Children’s Book author encourages honesty for families facing dementia together

Written by Laura Smetana

A few years after my son was born, my dad was diagnosed with Alzheimer’s disease and vascular dementia. It was a big change for our family, as we shifted to being his primary caregiver. Before my dad was diagnosed, he was a very active grandparent—he loved playing with my son at the park, going on walks, helping us garden, and inviting us over for weekly barbecues and ice cream. But as his health declined, he was no longer able to do many of the activities he loved. He moved from his home to an assisted living facility, then memory care, and eventually was enrolled in hospice care.

Understanding Alzheimer’s disease and other dementias is hard for adults, but it’s especially challenging for children, who see the changes but don’t fully understand why the changes are happening. We realized we had to be honest with our son and explained that his grandpa had a disease that was changing the way his brain worked, that it wasn’t his fault, and that the disease wasn’t contagious. Seeing a loved one decline physically and mentally is hard, and it was important for us to have ongoing discussions about the changes we were seeing, to validate our son’s feelings, and to acknowledge that we felt sad about it too. It was also important for my son to maintain a relationship with his grandpa and to feel like he was doing his part to help—whether it was assisting with his grocery shopping, picking out the flavor of his protein shakes for the week, getting the ice cream when we visited, or drawing pictures to decorate Grandpa’s walls.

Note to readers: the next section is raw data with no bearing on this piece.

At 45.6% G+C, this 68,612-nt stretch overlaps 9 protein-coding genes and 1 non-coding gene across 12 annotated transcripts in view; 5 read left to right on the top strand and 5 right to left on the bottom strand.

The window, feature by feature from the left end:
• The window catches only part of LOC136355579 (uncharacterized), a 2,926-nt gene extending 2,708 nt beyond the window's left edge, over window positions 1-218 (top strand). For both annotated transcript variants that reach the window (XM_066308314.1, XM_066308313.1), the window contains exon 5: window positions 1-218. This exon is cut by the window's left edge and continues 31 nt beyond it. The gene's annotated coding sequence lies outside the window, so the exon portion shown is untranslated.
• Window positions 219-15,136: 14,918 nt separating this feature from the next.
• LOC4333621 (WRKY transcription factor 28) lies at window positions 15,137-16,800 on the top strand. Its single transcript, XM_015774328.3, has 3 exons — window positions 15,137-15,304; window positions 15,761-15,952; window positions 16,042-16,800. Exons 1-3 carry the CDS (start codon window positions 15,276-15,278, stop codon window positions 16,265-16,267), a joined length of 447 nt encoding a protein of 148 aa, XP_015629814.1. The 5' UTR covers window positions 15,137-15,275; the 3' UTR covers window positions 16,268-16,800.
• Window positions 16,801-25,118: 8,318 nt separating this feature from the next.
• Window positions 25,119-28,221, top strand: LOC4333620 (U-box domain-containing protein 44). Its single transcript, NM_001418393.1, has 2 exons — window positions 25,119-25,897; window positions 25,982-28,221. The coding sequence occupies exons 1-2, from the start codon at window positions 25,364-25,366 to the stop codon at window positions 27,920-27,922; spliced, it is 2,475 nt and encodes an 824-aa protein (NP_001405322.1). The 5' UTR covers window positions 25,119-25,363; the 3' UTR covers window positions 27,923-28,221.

Laura sits on the floor of her kitchen beside her dad and son, enjoying vanilla ice cream cones.
Laura with her dad and son eating ice cream.

Despite my dad’s diagnosis, they were able to maintain a meaningful connection through a shared love of ice cream. My dad gave my son his first taste of ice cream when he was a baby and from that moment on, they always enjoyed having ice cream together. After he moved to assisted living, their favorite activity became visiting the ice cream parlor every weekend. When we got my dad’s groceries, my son proudly delivered tubs of vanilla ice cream to stock his freezer, and in memory care they enjoyed ice cream together at the family nights. A few days before my dad died, he asked my son if there was any ice cream. My son asked the nurse, and she gave him two cups of chocolate ice cream–one for each of them. It was their last interaction together and it was a beautiful full circle moment.

Laura smiles and holds a copy of her vibrant Children's book Ice Cream with Grandpa.
Laura holding a copy of Ice Cream with Grandpa.

Their relationship became the inspiration for my book, Ice Cream with Grandpa: A Loving Story for Kids About Alzheimer’s & Dementia, which is told from a child’s point of view and beautifully illustrated by Elisabete B. P. de Moraes. It chronicles the loving relationship between a grandson and his grandpa, before and after his grandpa is diagnosed with dementia. It also includes a guide with tips for talking to kids about dementia, hospice, death, and grief by expert on grief and loss, Diane Snyder Cowan, MA, MT-BC, CHPCA. Having these conversations with children can be challenging, and the guide is a great resource to help parents and caregivers get started. It is the book I wish I had at the time, and I hope it helps other children and families navigate their own journeys through dementia and loss.  

After my dad was diagnosed with early stages of dementia, we felt overwhelmed and didn’t know where to turn for help. Where would he go? What long-term care options were there in the area? What resources were there to help? How quickly would the disease progress? How would we explain it to our child? There was so much unknown, and we needed help navigating the road ahead. Not only were we learning about how the disease would affect our dad and our relationship, but we needed to figure out practical things like where he would live, legal matters and finances, and how to access quality care.